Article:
By Fran Hathaway, Special to The Palm Beach Post

Tuesday, August 19, 2003

Pat Pepper seemed to have it all. Blond and beautiful, intelligent and strong-minded, she appeared indomitable. So when friends learned that she had amyotrophic lateral sclerosis -- Lou Gehrig's disease -- they agreed that if anyone could defeat a fatal illness, it was Pat.

She couldn't. Ms. Pepper died Saturday, but not without a fight. Time after time, doctors told her she would die in two to five years. Time after time, she rejected the edict. Call it denial or call it courage, her refusal to accept a death sentence was typical of the resolve with which she faced many challenges.

As mayor of West Palm Beach in 1988 and 1989, Ms. Pepper determined to rouse the city from its long sleep by proposing a strong-mayor form of government. When fellow commissioners didn't agree, she initiated a petition drive, and in 1991 voters agreed with her.

As mayor, she persuaded officials to move the planned Kravis Center for the Performing Arts from the Palm Beach Community College campus in Lake Worth to a site on the then-Downtown/Uptown property, making the Kravis a catalyst for development.

A few years later, while working in Miami, Ms. Pepper knew that West Palm Beach was going to issue a request for proposals to develop the Downtown/Uptown land and encouraged developer Steve Ross, who had become "the love of my life," to consider it. The result was CityPlace, and few people knew how central her role was.

In 1982, she and a handful of like-minded women founded Executive Women of the Palm Beaches to fulfill that purpose. In 1992, when Hurricane Andrew struck, Pat was director of community development for the Florida Department of Community Affairs. She offered to help with recovery efforts and then-Gov. Lawton Chiles appointed her state liaison to the federal government as well as city and county governments. Within hours, she was surveying the devastation from an army helicopter.

Pat experienced the first hint of illness one morning in 1993, when she got in her car and couldn't turn the key in the ignition. She had been suffering from fatigue but blamed it on 60- to 70-hour workweeks during the recovery effort.

Initially, doctors could find no specific cause. Eventually, they diagnosed ALS. In later years, Ms. Pepper came to believe that while working amid the toxins released by the hurricane she had contracted Lyme disease, and that it could cause muscle-wasting similar to ALS. Despite steadily diminishing strength, a year-long course of intravenous antibiotics and quadriplegia, she never gave up her search for a cure.

In 2001, Pat moved to Sedona, Ariz., to be near her daughter, Jennifer, who was at her side throughout the long struggle. In 2002 and the early part of this year, she followed a daily regimen intended to awaken hundreds of muscles and thought she was making progress. When others helped her to a standing position, she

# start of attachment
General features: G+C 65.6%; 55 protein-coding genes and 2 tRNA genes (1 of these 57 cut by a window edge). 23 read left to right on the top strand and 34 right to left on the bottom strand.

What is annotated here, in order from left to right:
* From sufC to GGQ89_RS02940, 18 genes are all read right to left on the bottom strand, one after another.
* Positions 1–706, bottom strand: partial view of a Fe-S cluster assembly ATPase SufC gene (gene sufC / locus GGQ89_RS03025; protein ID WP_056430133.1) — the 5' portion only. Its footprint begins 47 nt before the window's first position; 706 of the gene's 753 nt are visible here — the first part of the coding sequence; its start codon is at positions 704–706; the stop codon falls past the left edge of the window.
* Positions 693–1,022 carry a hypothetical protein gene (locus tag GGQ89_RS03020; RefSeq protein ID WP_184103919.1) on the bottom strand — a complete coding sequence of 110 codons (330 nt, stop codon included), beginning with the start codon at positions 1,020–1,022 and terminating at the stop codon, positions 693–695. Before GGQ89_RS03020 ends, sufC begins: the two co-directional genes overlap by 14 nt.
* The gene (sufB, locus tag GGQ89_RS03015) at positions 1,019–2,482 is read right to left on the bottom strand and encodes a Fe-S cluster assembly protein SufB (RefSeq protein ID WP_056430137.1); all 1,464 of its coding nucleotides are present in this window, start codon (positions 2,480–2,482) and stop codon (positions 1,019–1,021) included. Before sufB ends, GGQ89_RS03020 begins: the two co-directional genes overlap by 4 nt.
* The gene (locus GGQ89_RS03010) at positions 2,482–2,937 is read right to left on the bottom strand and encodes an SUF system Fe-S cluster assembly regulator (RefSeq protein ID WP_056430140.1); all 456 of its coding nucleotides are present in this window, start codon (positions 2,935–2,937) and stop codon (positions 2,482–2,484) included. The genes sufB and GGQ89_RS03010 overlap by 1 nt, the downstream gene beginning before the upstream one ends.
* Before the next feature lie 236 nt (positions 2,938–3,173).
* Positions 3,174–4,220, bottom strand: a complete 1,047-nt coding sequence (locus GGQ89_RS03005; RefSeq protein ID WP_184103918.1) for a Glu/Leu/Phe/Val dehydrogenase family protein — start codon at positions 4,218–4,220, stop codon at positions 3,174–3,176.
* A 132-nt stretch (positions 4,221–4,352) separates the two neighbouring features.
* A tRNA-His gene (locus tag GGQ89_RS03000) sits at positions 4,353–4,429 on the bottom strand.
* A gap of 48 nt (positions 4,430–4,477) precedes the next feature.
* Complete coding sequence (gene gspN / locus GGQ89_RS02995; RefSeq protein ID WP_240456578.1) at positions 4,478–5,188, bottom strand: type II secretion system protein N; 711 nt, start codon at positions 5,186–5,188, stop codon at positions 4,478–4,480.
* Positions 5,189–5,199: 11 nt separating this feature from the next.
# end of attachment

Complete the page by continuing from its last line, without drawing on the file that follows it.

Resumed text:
We scheduled a telephone interview for July 3, Pat's 58th birthday, and talked for two hours. Jennifer served as intermediary, since her mother could not speak clearly. Two weeks later, Pat lost the ability to speak altogether. Last Saturday, she slipped away peacefully.

Pat fought her illness with determination and dignity, rarely revealing her pain and anger. In a 1998 interview published in Good Housekeeping magazine, however, she told Donna Hanover that she had gone through "a time of being very angry with God" as her dreams for the future were shattered. "Do I cry?" she said. "Yes. But I've always been on the playing field of life, not on the sidelines. I've learned that the field is never level, never fair, but you get out there and play anyway."

Established in 1997, the Pat Pepper Scholarship is awarded annually to a young woman in Palm Beach County who has demonstrated academic achievement, community leadership and an interest in pursuing a career in business.  This scholarship is traditionally awarded to a high school senior through the Pathfinders Program.

 

The scholarship is awarded in honor of Pat Pepper, a past president of Executive Women of the Palm Beaches.  

 

Pat Pepper Memorial Scholarship Recipients:

1997

            Shannon K. Mead

1998

             Tacaria Anderson

1999

            Stephanie Mongeon

2000

Rose LeJiste

2001

Kiswana Russell

2002 Francesca Aristel
2003 Drenita Shelton
2004 Rickeysha Godfrey
2005 Lisa Yansura
2006 Alexandra Chapman
2007 Jasmine Whidby
2008 Brittany Roderman
2009  Tori DeLeonardo 
2010  Kelsey Stroze 
 

Our Mission: Empowering women to succeed and lead

Our Vision: To be the voice that inspires integrity, equality and leadership

in the workplace and our community



The Executive Women of the Palm Beaches
2701 N Australian Avenue, Suite 205
West Palm Beach, FL  33407
561.868.7070
info@ewpb.org

         

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